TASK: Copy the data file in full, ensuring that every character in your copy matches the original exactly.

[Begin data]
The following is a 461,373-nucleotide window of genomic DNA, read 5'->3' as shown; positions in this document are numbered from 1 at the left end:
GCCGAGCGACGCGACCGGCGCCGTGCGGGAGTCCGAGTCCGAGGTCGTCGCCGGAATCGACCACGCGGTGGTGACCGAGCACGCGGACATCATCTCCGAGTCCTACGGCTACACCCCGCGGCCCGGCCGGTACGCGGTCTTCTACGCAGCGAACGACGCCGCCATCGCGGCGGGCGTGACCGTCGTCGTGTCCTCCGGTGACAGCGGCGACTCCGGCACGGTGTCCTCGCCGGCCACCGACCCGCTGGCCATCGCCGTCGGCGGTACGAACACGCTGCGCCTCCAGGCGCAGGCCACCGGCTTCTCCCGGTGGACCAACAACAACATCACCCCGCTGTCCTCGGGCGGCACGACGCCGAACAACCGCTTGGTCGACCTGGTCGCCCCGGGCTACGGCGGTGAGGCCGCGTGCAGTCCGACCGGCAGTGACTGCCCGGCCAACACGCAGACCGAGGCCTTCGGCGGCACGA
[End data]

The following is a 461,373-nucleotide window of genomic DNA, read 5'->3' as shown; positions in this document are numbered from 1 at the left end:
GCCGAGCGACGCGACCGGCGCCGTGCGGGAGTCCGAGTCCGAGGTCGTCGCCGGAATCGACCACGCGGTGGTGACCGAGCACGCGGACATCATCTCCGAGTCCTACGGCTACACCCCGCGGCCCGGCCGGTACGCGGTCTTCTACGCAGCGAACGACGCCGCCATCGCGGCGGGCGTGACCGTCGTCGTGTCCTCCGGTGACAGCGGCGACTCCGGCACGGTGTCCTCGCCGGCCACCGACCCGCTGGCCATCGCCGTCGGCGGTACGAACACGCTGCGCCTCCAGGCGCAGGCCACCGGCTTCTCCCGGTGGACCAACAACAACATCACCCCGCTGTCCTCGGGCGGCACGACGCCGAACAACCGCTTGGTCGACCTGGTCGCCCCGGGCTACGGCGGTGAGGCCGCGTGCAGTCCGACCGGCAGTGACTGCCCGGCCAACACGCAGACCGAGGCCTTCGGCGGCACGA